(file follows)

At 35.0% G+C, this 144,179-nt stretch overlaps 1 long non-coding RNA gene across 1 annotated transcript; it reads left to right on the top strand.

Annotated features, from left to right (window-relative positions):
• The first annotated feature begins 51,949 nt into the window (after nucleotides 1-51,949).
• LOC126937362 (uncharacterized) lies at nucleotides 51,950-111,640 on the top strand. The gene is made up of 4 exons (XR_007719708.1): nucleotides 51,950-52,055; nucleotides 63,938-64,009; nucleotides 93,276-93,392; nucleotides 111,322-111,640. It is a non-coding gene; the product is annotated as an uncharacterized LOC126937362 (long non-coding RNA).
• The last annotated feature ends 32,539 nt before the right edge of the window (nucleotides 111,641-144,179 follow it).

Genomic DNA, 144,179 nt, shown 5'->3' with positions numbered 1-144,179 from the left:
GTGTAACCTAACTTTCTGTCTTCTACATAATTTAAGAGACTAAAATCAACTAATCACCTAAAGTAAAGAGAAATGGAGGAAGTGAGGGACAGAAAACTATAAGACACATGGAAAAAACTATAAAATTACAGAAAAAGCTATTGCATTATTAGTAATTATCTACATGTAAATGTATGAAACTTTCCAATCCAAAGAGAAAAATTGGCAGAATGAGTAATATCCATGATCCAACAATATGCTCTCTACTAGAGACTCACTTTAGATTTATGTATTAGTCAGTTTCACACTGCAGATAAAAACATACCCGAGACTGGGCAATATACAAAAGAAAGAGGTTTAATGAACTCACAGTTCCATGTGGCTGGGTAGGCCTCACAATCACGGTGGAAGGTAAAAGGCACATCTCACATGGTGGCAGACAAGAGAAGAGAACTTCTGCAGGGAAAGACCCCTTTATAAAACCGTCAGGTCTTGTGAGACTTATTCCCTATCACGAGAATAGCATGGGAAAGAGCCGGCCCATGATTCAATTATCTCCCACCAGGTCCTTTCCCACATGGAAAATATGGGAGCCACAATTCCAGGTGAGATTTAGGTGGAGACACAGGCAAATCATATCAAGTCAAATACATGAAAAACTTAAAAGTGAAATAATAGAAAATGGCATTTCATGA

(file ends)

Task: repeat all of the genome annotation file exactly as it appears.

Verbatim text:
At 35.0% G+C, this 144,179-nt stretch overlaps 1 long non-coding RNA gene across 1 annotated transcript; it reads left to right on the top strand.

Annotated features, from left to right (window-relative positions):
• The first annotated feature begins 51,949 nt into the window (after nucleotides 1-51,949).
• LOC126937362 (uncharacterized) lies at nucleotides 51,950-111,640 on the top strand. The gene is made up of 4 exons (XR_007719708.1): nucleotides 51,950-52,055; nucleotides 63,938-64,009; nucleotides 93,276-93,392; nucleotides 111,322-111,640. It is a non-coding gene; the product is annotated as an uncharacterized LOC126937362 (long non-coding RNA).
• The last annotated feature ends 32,539 nt before the right edge of the window (nucleotides 111,641-144,179 follow it).

Genomic DNA, 144,179 nt, shown 5'->3' with positions numbered 1-144,179 from the left:
GTGTAACCTAACTTTCTGTCTTCTACATAATTTAAGAGACTAAAATCAACTAATCACCTAAAGTAAAGAGAAATGGAGGAAGTGAGGGACAGAAAACTATAAGACACATGGAAAAAACTATAAAATTACAGAAAAAGCTATTGCATTATTAGTAATTATCTACATGTAAATGTATGAAACTTTCCAATCCAAAGAGAAAAATTGGCAGAATGAGTAATATCCATGATCCAACAATATGCTCTCTACTAGAGACTCACTTTAGATTTATGTATTAGTCAGTTTCACACTGCAGATAAAAACATACCCGAGACTGGGCAATATACAAAAGAAAGAGGTTTAATGAACTCACAGTTCCATGTGGCTGGGTAGGCCTCACAATCACGGTGGAAGGTAAAAGGCACATCTCACATGGTGGCAGACAAGAGAAGAGAACTTCTGCAGGGAAAGACCCCTTTATAAAACCGTCAGGTCTTGTGAGACTTATTCCCTATCACGAGAATAGCATGGGAAAGAGCCGGCCCATGATTCAATTATCTCCCACCAGGTCCTTTCCCACATGGAAAATATGGGAGCCACAATTCCAGGTGAGATTTAGGTGGAGACACAGGCAAATCATATCAAGTCAAATACATGAAAAACTTAAAAGTGAAATAATAGAAAATGGCATTTCATGA